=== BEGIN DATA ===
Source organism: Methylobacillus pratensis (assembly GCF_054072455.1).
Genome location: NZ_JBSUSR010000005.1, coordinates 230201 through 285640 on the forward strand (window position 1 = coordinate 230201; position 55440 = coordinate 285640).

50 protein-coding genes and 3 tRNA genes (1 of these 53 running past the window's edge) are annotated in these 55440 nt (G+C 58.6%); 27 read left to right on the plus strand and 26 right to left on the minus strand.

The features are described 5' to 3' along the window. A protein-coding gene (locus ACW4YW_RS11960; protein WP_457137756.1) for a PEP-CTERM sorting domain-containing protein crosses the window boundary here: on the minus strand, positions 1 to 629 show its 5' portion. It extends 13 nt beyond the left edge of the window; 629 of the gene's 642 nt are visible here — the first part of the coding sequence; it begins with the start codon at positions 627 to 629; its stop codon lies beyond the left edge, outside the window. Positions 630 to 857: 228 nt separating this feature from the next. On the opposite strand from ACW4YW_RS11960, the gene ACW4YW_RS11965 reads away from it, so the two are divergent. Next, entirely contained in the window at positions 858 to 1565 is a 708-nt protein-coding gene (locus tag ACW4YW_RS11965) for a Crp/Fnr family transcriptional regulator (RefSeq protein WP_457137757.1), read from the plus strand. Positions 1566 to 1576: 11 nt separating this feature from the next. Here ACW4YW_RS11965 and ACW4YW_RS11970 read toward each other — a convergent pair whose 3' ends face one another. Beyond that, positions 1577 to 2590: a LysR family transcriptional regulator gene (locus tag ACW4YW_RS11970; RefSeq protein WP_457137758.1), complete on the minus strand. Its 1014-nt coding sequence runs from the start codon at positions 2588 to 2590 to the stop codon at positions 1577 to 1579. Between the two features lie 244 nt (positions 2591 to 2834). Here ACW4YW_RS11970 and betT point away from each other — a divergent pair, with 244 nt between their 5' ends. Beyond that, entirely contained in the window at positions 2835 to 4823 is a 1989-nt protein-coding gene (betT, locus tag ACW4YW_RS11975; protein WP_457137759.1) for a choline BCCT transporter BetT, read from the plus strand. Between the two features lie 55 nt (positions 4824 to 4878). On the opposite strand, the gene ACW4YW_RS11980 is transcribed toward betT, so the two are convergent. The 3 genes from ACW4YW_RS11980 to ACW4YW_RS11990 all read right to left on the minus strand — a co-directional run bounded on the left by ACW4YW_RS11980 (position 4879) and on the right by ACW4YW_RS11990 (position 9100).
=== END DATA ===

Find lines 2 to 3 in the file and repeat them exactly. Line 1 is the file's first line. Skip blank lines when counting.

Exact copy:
Genome location: NZ_JBSUSR010000005.1, coordinates 230201 through 285640 on the forward strand (window position 1 = coordinate 230201; position 55440 = coordinate 285640).

50 protein-coding genes and 3 tRNA genes (1 of these 53 running past the window's edge) are annotated in these 55440 nt (G+C 58.6%); 27 read left to right on the plus strand and 26 right to left on the minus strand.